Bathsheba's #MeToo Moment

I'd like to examine WELS seminary professor John D Schuetze's "Bathsheba and the Nature of David's Sim" published in Wisconsin Lutheran Quarterly, Vol 116, No. 4 (Fall 2019). This is a copyrighted work of five pages which of course I cannot reproduce in its entirety. 

Prof. Shuetze poses the question in his opening paragraph:

When people mention the account of David and Bathsheba, we usually hear them call it an "affair," a "one-night stand," or "adultery." David had an affair with Bathsheba. David had a one-night stand with Bathsheba. David committed adultery with Bathsheba. This is how most Bible commentators describe the events of 2 Samuel 11. But do these words capture what transpired that dark spring night in Jerusalem? The issue is that these ways of describing David's sin put at least some of the blame on Bathsheba."

Prof. Shuetze proceeds to consult a number of commentaries and study Bibles with quotes regarding Bathsheba's guilt or lack thereof. Most of the commentaries acknowledge some form of shared guilt. One of those sources is the classic Lutheran reference by Keil and Delitzsch:

There is no intimation whatever that David brought Bathsheba into his palace through craft of violence, but rather that she came at his request without any hesitation and offered no resistance to his desires. Consequently, Bathsheba is not to be regarded as free from blame. The very act of bathing in the uncovered court of a house in the heart of the city, into which it would be possible for anyone to look down from the roofs of their houses on higher ground, does not say much for her feminine modesty. 

Prof. Shuetze does not cite Kretzmann, but his view falls in line with the other commentators with a bit of moral instruction added to it:

The great sin of adultery she had committed without serious thought, but the act of purification she religiously observed, just as many people living in open transgressions of God’s holy Law believe they may salve their consciences by small acts of charity. 

After citing these commentators Prof. Schuetze goes to provide a narrative adding context and commentary. He then provides an analysis on pages 246 and 247 on which I'd like to focus.


Some argue that since she didn't cry out and try to repel the king's advances, she was partially at fault. First, this is an argument from silence. Second, we have a huge power differential between David, the mighty warrior and king of Israel, and one of his female subjects. David summoned her to his palace because he could. He took her to bed because he could. None of this would have been possible if he was not the ruler of Israel. If she did cry out, would her cries have been heard and heeded?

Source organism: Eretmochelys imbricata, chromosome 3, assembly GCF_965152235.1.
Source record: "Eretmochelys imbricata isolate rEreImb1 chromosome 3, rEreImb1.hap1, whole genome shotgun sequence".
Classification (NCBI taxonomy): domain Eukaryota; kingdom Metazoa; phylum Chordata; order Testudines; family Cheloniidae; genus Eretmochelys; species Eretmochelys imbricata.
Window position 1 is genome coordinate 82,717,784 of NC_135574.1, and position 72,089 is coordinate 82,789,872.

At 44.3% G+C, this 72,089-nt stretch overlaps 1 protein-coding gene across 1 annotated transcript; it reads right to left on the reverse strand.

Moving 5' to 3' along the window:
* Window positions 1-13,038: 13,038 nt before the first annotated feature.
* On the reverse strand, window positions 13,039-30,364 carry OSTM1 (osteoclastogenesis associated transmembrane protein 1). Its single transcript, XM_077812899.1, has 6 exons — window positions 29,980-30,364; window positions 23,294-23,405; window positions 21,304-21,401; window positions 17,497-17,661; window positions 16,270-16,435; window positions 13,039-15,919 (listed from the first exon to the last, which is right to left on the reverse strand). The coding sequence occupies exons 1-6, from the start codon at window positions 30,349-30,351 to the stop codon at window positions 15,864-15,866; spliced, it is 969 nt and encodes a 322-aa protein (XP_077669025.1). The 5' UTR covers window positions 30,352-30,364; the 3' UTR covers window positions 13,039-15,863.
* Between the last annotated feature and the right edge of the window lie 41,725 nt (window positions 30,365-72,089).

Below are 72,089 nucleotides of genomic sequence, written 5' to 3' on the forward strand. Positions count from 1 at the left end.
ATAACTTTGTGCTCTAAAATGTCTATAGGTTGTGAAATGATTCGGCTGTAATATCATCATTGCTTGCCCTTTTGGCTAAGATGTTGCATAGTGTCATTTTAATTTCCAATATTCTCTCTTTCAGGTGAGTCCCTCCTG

Crying out was the defense provided to a woman in Deuteronomy 22:23-24. Crying out would not be a useless endeavor as he states, as God would have heard her, and Nathan in relaying God’s justice could have declared her innocence. But Nathan is silent here, so we don’t know. If she cried out, it apparently isn’t important to the Spirits’ work.


Another helpful point to consider is how the prophet, Nathan, deals with the matter. In his story Bathsheba is represented, not with a seductive tigress, but with "one little ewe lamb." 

Using the ewe lamb in the parable does not establish Bathsheba’s innocence. The story is intended to pull at David’s heart-strings as he is a shepherd by trade. The ewe lamb is an accident of the account not the substance: the interaction of the rich and poor man, between David and Uriah the Hittite. Had David been a dairy farmer it might have been a milking cow. The ewe lamb does not imply innocence on Bathsheba’s part. Further confirmation might be found in 1 Kings 15:5 "David did what was right in the eyes of the LORD and did not turn aside from anything that he commanded him all the days of his life, except in the matter of Uriah the Hittite." not "in the matter of Bathsheba."